The new house’s fruit trees were a source of joy and on-topic enough to serve as a prop when Free Press photographer Mikaela Mackenzie (right) photographed Jesse Oberman of Next Friend Cider in the cherry tree.

With a proper yard with fruit trees, our proximity to the river and my partner having hung what seems like dozens of feeders in our yard, the feathery visitors began in earnest, resulting in an incredible cross-section of birds visiting our place. Of the year-round regulars, the bullies of our yard are the house sparrows, whose constant clashes with each other get a bit repetitive after a while; the blue jays, chickadees and occasional crow offer more excitement. But then came a huge flock of juncos, a few nuthatches as well as finches, warblers, robins and so on. Often while working at the dining room table (partaking in virtual wine tastings with winemakers or some such thing) I’d become distracted by the comings and goings of these birds, and it wasn’t long before I had started filling a birdwatching journal and using apps to help identify birds by their calls or plumage. I got a pair of binoculars for Father’s Day. I became a (very amateur) birder.

If you think birdwatching sounds like the most boring pastime imaginable, you might not be interested in the pair of ducks who visited in the front yard in late spring, The male and female trundled around the side of the house to the backyard, did some snacking on seeds before waddling over to near the dining room window (where my partner and I were watching) and, well… getting it on, right in front of us, before flying over the fence and into my neighbour’s pool for a quick cool-down.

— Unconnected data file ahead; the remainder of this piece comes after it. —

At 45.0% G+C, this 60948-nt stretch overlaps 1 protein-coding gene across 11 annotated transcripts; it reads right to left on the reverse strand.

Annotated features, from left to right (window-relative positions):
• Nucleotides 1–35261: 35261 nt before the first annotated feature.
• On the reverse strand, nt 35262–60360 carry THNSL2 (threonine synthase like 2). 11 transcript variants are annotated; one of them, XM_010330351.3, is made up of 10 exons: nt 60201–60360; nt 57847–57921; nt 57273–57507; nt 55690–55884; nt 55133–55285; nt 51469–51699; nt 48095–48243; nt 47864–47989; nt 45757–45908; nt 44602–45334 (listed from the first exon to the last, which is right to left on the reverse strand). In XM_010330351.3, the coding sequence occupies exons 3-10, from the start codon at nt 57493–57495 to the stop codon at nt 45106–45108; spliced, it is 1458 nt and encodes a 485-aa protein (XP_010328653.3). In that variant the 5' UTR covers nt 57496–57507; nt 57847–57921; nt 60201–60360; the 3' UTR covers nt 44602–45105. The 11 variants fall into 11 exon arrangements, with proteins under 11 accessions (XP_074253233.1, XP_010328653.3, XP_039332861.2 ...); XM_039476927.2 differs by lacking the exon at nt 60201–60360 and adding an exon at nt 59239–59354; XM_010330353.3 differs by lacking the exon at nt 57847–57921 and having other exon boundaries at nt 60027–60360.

Then there was the time in early summer that I was sitting in the living room, my face buried in my phone, when I looked up and was stared down by two of the biggest turkeys I had ever seen. They were standing just outside my front window; I sat there motionless, in shock perhaps, as they took turns sipping from the bird bath like it was a high school hall way water fountain.

<p>Ben Sigurdson / Winnipeg Free Press</p><p>The house was decked out just enough for the holidays, with one of the new trees in the foreground.</p>

Ben Sigurdson / Winnipeg Free Press

The house was decked out just enough for the holidays, with one of the new trees in the foreground.

As bird/gardening season wound down and fall crept in, the more decorative projects took over. We’ve been picking away at replacing light fixtures, peering up at the leaking skylight of the sunroom, painting most of the rooms of the house (apologies to the previous owners, who I happen to know — I like purple, but not THAT much purple, Maureen) and planning for what’s next.

The decorative projects, of course, included seasonal fun, such as the larger-than-life witch my partner and kids built for Halloween (more witches, apparently, are planned for next year), and the obligatory Christmas decorations that thankfully didn’t see anyone go full Clark Griswold.

It’s taken a year — and what a hard, grueling year it’s been in so many ways — but the house has become our home, and there’s no place I’d rather be.

ben.sigurdson@winnipegfreepress.com

@bensigurdson

Ben Sigurdson

Ben Sigurdson
Literary editor, drinks writer

Ben Sigurdson edits the Free Press books section, and also writes about wine, beer and spirits.